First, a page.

A Record-Breaking Congressional Women’s Softball Game (Video)
It was a historic night in Southeast Washington with a record-setting fundraising event culminating in a record-low scoring softball game.
The women of Congress beat the Bad News Babes of the press corps 1-0 Wednesday night, the lowest score in the seven-year history of the Congressional Women’s Softball Game. But both sides of the diamond were appreciative of the competitive game, the beautiful weather and the sizable crowd of fans. Across the outfield, the bleachers were packed with staffers, journalists and other fans as they watched the journalists battle the lawmakers at Watkins Recreational Center.
Fans came equipped with signs rooting for both teams, with some especially creative signs referencing Congress’ pitchers, Sen. Kirsten Gillibrand, D-N.Y., and Rep. Kristi Noem, R-S.D. “Hit by a pitch? You’ve been Gilli-branded” read one sign, and “Throw a No-em hitter” read another.
The 7th Annual Congressional Women’s Softball Game | The Highlight
Campaign T-shirts for members were spotted throughout the field, and even in the VIP section where members of Congress mingled and cheered on their colleagues. Rep. Trey Gowdy, R-S.C., was spotted sporting an orange “Mia Love for Congress” t-shirt, complete with a blue bucket hat.
Love, a Utah Republican and freshman House member, said after the game that she enjoyed playing in the annual face-off.
“I got to meet some people that I wouldn’t have had the chance to actually meet,” Love said. “We’re going to have our battles when we’re in the House but on the field we’re a team.”
The game did showcase some bipartisan bonding as lawmakers faced the press, with Democratic National Committee Chairwoman Debbie Wasserman Schultz, D-Fla., high-fiving GOP Rep. Martha Roby of Alabama, after the second out in the final inning moved them closer to victory.
Though the women of Congress ultimately hoisted the pink trophy, they were evenly matched by women journalists, making for a competitive game with great defensive plays and a low score. The tight game could draw even more people to the field next year, according to Wasserman Schultz, one of the game’s founders.
“It’s really great to be able to keep the game close, give a really good game for the spectators to watch,” Wasserman Schultz said. “What it means is they’re more likely to talk about it next year and hopefully more people will come out.”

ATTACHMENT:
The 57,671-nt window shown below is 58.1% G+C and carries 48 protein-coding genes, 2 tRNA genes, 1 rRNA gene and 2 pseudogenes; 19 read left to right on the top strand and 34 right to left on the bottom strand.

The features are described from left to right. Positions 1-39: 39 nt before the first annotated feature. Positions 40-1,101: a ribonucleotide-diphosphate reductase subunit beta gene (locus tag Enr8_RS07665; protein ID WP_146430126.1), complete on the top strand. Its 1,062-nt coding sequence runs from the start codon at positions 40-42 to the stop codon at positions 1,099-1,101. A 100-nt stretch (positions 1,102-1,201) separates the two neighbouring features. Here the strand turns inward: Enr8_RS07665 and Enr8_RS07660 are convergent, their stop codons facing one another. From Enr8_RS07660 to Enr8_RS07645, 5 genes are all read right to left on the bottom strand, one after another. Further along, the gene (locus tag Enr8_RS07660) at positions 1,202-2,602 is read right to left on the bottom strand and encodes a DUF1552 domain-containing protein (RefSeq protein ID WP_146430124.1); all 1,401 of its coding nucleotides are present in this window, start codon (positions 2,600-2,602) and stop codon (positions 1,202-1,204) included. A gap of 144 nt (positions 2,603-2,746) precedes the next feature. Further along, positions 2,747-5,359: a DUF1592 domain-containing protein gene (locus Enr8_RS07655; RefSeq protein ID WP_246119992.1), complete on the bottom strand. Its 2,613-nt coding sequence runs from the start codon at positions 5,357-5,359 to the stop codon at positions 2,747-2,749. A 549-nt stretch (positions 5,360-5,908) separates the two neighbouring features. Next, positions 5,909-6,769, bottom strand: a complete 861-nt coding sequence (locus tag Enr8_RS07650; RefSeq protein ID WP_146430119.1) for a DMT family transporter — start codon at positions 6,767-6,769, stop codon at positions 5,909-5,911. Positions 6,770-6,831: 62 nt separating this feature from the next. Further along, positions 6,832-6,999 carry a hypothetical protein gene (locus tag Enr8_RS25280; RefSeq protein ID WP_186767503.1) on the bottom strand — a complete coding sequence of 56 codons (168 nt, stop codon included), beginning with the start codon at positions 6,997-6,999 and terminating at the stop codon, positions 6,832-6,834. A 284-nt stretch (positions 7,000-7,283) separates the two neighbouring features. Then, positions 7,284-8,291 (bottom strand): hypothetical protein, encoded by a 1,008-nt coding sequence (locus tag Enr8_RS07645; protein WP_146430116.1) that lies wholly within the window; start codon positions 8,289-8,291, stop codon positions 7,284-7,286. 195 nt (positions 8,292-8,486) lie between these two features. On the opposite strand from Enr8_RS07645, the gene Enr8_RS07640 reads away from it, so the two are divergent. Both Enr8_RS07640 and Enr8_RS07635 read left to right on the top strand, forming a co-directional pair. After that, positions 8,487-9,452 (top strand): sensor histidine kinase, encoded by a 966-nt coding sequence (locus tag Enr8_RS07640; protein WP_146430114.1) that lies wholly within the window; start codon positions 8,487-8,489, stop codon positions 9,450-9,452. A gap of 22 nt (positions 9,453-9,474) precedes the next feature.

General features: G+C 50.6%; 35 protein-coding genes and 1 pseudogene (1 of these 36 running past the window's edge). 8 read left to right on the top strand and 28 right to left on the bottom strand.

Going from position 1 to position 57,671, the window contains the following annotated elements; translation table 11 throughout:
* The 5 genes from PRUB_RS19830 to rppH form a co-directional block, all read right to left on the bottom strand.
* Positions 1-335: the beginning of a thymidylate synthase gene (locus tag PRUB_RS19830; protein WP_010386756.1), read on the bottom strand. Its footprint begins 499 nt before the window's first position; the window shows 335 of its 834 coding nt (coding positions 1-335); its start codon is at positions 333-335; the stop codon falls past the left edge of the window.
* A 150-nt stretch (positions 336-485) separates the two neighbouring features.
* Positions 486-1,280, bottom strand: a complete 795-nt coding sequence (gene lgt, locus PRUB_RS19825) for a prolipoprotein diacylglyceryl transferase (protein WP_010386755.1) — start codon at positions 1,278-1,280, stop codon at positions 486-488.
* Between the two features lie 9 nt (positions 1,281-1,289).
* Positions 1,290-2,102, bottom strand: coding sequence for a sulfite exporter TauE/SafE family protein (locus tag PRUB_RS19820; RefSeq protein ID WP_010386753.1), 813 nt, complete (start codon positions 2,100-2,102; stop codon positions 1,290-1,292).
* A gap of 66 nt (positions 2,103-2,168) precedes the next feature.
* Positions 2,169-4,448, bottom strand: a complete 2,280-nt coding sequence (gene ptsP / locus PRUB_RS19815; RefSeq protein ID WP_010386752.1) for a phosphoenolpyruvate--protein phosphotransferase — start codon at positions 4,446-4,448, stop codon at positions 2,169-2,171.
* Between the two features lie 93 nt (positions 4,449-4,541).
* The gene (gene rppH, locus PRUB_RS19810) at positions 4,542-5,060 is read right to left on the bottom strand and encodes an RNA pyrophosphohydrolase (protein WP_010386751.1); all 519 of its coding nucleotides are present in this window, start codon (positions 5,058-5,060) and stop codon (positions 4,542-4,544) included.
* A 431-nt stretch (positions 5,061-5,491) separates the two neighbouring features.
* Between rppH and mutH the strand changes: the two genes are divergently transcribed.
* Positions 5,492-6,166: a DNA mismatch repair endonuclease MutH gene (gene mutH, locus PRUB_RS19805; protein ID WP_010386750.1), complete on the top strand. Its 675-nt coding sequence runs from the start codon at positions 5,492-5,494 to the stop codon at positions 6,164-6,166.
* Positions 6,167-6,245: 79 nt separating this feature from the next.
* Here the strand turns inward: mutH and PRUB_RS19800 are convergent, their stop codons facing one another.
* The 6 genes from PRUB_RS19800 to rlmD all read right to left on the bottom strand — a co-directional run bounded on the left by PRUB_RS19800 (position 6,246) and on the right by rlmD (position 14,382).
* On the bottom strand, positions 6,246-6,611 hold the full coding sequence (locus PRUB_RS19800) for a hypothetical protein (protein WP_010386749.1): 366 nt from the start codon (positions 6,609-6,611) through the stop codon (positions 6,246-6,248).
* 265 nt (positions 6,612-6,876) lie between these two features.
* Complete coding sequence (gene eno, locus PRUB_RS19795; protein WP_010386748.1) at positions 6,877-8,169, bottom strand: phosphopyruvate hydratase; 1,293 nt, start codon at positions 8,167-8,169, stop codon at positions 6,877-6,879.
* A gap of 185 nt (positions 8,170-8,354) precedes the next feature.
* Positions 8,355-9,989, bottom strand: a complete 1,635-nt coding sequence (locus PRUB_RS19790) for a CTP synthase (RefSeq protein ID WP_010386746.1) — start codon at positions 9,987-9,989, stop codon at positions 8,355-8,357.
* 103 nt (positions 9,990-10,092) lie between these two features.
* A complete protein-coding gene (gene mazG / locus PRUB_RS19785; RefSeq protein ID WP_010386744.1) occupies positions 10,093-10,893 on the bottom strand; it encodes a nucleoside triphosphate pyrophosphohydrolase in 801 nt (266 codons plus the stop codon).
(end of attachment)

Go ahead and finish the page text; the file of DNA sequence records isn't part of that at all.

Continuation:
Wasserman Schultz noted the number of young women in the crowd, referencing the goal of the game to raise funds for the Young Survival Coalition, a group focused on young women who are diagnosed with breast cancer. The game raised a record $195,000 for the organization.
“If we can reach even one, five or 10 women who now pay attention to their breast health that wouldn’t have if not for this game, then we’ve accomplished so much,” Wasserman Schultz, a breast cancer survivor, said. “It isn’t so bad winning either,” she added with a laugh.
Yes, victory was sweet for the members, especially because now the game series is even at 3-3 after the journalists dominated the first few years of the game. And it was the second year in a row that the lady lawmakers won, meaning the journalists have to face another year of the politicians touting their victory.
“They’re going to give us shit for another year about this, so have at it,” Jill Agostino of The New York Times joked after the game. A team captain and this year’s Most Valuable Player for the press, Agostino noted the top-notch playing by both teams.
“I think as a team, we played great,” she said. “So I don’t know what we can do to improve. We were awesome and they were just that much better.”
The Bad News Babes took the field looking for some payback after last year’s 10-5 loss, receiving a pre-game pep talk from ESPN reporter and breast cancer survivor Shelley Smith, who threw out the first pitch . “We’ve got to end it,” Smith was heard saying.
But in the end, the Babes fell short. As emcee Sen. Amy Klobuchar, D-Minn., aptly phrased it, “We call it beat the press, not meet the press!” And beat the press they did.
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